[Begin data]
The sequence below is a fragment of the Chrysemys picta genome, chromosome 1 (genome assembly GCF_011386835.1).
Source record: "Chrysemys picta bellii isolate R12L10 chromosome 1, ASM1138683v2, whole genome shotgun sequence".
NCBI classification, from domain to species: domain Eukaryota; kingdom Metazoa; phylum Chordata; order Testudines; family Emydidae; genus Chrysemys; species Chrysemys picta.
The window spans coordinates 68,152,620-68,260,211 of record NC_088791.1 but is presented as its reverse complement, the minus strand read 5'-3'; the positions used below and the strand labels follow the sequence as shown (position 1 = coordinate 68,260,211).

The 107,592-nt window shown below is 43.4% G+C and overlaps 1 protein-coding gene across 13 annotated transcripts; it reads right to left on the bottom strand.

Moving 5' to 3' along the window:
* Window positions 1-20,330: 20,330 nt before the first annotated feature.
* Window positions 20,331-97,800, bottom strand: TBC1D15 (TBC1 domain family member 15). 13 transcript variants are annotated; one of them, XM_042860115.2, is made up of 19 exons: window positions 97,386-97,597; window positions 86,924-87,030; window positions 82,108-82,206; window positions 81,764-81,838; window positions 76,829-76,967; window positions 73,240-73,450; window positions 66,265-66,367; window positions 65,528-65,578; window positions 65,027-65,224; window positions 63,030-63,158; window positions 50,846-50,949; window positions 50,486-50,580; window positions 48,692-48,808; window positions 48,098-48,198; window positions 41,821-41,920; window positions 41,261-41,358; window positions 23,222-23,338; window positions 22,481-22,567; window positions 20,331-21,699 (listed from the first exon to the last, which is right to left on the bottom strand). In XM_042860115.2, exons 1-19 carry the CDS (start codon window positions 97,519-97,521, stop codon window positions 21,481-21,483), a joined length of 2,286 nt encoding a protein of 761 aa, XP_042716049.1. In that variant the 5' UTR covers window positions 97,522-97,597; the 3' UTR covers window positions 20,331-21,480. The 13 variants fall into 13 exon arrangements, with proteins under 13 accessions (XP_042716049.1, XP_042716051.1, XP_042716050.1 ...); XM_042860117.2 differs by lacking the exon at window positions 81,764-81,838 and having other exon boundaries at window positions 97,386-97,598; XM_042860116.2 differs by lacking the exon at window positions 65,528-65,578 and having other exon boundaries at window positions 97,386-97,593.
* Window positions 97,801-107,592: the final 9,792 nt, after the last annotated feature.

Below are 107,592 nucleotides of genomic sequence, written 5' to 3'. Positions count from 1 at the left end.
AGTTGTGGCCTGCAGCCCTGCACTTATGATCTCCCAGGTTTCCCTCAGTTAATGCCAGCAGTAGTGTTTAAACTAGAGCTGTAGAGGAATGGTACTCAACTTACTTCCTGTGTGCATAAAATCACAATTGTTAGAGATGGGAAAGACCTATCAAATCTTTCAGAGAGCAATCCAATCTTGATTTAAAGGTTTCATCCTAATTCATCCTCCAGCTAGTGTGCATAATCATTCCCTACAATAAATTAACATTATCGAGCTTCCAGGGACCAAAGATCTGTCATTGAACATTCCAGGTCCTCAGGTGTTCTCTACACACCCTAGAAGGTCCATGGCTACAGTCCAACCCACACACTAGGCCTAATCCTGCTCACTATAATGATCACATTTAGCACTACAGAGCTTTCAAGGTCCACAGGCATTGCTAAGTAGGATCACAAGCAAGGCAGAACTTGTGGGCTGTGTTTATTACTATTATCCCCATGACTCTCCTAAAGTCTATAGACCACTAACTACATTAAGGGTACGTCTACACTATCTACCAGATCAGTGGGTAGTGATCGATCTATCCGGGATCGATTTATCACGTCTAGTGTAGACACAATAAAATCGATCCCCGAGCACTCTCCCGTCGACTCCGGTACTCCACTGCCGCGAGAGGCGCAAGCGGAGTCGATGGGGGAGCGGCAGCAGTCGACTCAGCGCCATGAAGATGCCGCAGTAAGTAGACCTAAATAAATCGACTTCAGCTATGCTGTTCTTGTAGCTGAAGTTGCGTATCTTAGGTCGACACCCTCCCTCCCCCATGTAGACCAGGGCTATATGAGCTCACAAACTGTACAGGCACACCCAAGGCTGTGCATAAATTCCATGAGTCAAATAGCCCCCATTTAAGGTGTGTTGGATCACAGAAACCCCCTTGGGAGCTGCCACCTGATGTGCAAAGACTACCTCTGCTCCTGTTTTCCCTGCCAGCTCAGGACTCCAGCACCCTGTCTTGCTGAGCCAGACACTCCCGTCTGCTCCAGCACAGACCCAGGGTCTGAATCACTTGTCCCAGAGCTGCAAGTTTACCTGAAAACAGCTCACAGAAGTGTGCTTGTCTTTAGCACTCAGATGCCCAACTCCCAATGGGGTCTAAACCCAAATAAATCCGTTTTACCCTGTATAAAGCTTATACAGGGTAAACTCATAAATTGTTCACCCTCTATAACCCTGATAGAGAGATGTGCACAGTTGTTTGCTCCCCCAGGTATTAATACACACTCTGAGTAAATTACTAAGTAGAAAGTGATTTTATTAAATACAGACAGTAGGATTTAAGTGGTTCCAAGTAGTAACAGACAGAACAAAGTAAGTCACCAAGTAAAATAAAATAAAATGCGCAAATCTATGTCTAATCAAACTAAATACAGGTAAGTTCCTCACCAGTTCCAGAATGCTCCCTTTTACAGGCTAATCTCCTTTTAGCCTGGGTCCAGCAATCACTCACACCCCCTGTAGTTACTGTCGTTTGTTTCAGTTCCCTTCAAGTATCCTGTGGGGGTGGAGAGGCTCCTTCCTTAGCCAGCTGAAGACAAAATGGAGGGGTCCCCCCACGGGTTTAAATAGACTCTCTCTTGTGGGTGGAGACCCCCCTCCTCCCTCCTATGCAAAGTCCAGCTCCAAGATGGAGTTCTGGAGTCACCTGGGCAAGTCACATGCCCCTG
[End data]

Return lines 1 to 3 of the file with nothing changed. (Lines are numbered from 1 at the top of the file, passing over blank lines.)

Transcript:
The sequence below is a fragment of the Chrysemys picta genome, chromosome 1 (genome assembly GCF_011386835.1).
Source record: "Chrysemys picta bellii isolate R12L10 chromosome 1, ASM1138683v2, whole genome shotgun sequence".
NCBI classification, from domain to species: domain Eukaryota; kingdom Metazoa; phylum Chordata; order Testudines; family Emydidae; genus Chrysemys; species Chrysemys picta.